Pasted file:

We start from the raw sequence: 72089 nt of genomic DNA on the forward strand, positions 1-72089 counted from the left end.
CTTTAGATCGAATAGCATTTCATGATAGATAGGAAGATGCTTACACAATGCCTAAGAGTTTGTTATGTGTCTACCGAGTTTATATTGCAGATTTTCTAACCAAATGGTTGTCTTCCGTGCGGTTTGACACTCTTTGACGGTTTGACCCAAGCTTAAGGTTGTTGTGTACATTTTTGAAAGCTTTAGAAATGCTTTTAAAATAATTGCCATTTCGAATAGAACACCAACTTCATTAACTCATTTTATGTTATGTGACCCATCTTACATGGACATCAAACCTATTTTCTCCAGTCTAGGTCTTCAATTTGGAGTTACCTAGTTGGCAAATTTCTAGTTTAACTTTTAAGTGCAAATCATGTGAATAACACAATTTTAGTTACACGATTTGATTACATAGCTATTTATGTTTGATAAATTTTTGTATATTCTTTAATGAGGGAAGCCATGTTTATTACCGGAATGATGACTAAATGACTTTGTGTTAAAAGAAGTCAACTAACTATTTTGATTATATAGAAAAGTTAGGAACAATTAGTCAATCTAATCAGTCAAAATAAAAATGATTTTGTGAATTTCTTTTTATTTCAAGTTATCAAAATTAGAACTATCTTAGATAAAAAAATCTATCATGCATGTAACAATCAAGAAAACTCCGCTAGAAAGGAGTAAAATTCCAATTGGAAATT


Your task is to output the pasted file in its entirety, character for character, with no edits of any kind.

We start from the raw sequence: 72089 nt of genomic DNA on the forward strand, positions 1-72089 counted from the left end.
CTTTAGATCGAATAGCATTTCATGATAGATAGGAAGATGCTTACACAATGCCTAAGAGTTTGTTATGTGTCTACCGAGTTTATATTGCAGATTTTCTAACCAAATGGTTGTCTTCCGTGCGGTTTGACACTCTTTGACGGTTTGACCCAAGCTTAAGGTTGTTGTGTACATTTTTGAAAGCTTTAGAAATGCTTTTAAAATAATTGCCATTTCGAATAGAACACCAACTTCATTAACTCATTTTATGTTATGTGACCCATCTTACATGGACATCAAACCTATTTTCTCCAGTCTAGGTCTTCAATTTGGAGTTACCTAGTTGGCAAATTTCTAGTTTAACTTTTAAGTGCAAATCATGTGAATAACACAATTTTAGTTACACGATTTGATTACATAGCTATTTATGTTTGATAAATTTTTGTATATTCTTTAATGAGGGAAGCCATGTTTATTACCGGAATGATGACTAAATGACTTTGTGTTAAAAGAAGTCAACTAACTATTTTGATTATATAGAAAAGTTAGGAACAATTAGTCAATCTAATCAGTCAAAATAAAAATGATTTTGTGAATTTCTTTTTATTTCAAGTTATCAAAATTAGAACTATCTTAGATAAAAAAATCTATCATGCATGTAACAATCAAGAAAACTCCGCTAGAAAGGAGTAAAATTCCAATTGGAAATT